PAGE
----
On 1/23/2013 9:27 AM, Craig Weinberg wrote:



On Tuesday, January 22, 2013 5:01:09 PM UTC-5, Brent wrote:

    On 1/22/2013 10:57 AM, Craig Weinberg wrote:

        Then how does one manage to negotiate the surface of Mars and another 
to drive
        through the streets of Los Angeles.


    You associate the images with Mars or Los Angeles, not the computer.

    Not 'images', 'representations' (check your reading accuracy).  And they do 
have
    representations of Mars and streets and signal lights and pedestrians; 
otherwise
    they could not successfully navigate.  And no human need interpret the 
representations.


Do you think that a Mars rover knows it's on Mars?


Sure. And it knows where Earth is, which way to point its antenna and what frequency to use in communicating.

When it's software was tested in the laboratory, do you think that it knew it was in a laboratory?

I doubt it had the concept of 'laboratory', but it probably knew it wasn't on Mars since it knows temperature, air pressure, direction of the Earth, etc.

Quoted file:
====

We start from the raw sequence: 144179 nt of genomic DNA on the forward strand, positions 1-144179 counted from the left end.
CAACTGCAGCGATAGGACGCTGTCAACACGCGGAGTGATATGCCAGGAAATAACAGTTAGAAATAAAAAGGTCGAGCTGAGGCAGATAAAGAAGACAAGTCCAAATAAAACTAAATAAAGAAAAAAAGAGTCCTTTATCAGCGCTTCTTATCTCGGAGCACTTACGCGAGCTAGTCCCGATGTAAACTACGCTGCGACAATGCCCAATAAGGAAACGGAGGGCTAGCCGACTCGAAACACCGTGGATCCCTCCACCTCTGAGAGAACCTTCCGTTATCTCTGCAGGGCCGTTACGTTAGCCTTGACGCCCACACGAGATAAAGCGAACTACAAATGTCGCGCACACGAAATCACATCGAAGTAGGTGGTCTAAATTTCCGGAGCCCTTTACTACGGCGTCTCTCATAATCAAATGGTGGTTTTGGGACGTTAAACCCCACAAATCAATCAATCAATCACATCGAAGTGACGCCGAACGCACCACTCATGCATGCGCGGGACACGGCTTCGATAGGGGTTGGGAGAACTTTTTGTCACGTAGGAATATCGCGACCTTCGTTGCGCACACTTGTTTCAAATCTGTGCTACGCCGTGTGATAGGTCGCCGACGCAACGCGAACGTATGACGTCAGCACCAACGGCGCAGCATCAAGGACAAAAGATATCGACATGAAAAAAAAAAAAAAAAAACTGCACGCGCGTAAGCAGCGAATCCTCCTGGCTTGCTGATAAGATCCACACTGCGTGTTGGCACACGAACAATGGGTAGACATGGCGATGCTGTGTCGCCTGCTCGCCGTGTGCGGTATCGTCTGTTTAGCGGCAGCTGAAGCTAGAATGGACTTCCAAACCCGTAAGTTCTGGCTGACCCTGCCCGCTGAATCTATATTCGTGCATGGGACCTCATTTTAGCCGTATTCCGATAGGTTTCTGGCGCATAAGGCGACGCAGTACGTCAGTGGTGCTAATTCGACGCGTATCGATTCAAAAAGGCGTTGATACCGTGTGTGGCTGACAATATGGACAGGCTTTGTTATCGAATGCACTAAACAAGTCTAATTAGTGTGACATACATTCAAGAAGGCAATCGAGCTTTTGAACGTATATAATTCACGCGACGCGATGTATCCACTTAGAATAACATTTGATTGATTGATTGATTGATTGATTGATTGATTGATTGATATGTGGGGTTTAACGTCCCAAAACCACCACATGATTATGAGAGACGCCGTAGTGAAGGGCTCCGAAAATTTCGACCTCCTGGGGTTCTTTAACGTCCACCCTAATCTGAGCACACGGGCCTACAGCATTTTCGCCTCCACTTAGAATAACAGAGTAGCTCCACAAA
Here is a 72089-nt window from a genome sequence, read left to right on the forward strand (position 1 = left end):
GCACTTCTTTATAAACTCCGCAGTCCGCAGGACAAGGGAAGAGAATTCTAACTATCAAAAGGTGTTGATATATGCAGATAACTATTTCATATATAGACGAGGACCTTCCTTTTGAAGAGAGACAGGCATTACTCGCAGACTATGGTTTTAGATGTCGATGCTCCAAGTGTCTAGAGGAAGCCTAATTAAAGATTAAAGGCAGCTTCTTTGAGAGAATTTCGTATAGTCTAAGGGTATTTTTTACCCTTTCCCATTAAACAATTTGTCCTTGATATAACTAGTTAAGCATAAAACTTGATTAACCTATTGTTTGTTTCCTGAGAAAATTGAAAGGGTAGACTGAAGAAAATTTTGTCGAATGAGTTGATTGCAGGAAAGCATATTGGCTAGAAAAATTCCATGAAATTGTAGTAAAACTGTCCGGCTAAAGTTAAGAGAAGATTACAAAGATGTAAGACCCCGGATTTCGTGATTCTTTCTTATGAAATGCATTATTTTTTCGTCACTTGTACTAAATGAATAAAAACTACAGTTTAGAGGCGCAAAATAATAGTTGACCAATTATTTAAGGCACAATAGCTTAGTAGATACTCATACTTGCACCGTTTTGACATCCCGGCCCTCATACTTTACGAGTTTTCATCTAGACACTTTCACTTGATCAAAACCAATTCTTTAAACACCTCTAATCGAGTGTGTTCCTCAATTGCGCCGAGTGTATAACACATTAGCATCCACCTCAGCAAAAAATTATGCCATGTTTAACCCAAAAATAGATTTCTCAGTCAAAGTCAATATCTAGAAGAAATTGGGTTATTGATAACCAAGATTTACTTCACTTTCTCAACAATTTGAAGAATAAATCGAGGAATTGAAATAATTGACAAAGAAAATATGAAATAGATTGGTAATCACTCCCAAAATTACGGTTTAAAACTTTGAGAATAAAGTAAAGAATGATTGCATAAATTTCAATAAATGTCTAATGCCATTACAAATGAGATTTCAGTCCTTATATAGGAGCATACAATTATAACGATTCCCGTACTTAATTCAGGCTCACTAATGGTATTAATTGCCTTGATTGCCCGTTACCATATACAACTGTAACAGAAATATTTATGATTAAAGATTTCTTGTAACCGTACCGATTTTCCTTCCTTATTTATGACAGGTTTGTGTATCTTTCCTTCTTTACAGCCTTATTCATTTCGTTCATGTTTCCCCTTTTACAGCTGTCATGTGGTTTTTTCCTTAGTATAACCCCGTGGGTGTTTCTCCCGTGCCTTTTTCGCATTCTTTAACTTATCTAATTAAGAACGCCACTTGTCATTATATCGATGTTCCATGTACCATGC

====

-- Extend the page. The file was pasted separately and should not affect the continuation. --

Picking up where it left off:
Computers and machines have no representations because they have no 
presentations.

So you say...over and over; as though repetition were evidence.

Computers have parts which are public forms configured to perform public functions. Representation requires private inference and experience. Computers do not have that. Which is why I can plot the destruction of all computers openly on the internet without fear of persecution from technology.

I wouldn't try it if I were you - you might find computers have friends with 
guns.

Brent

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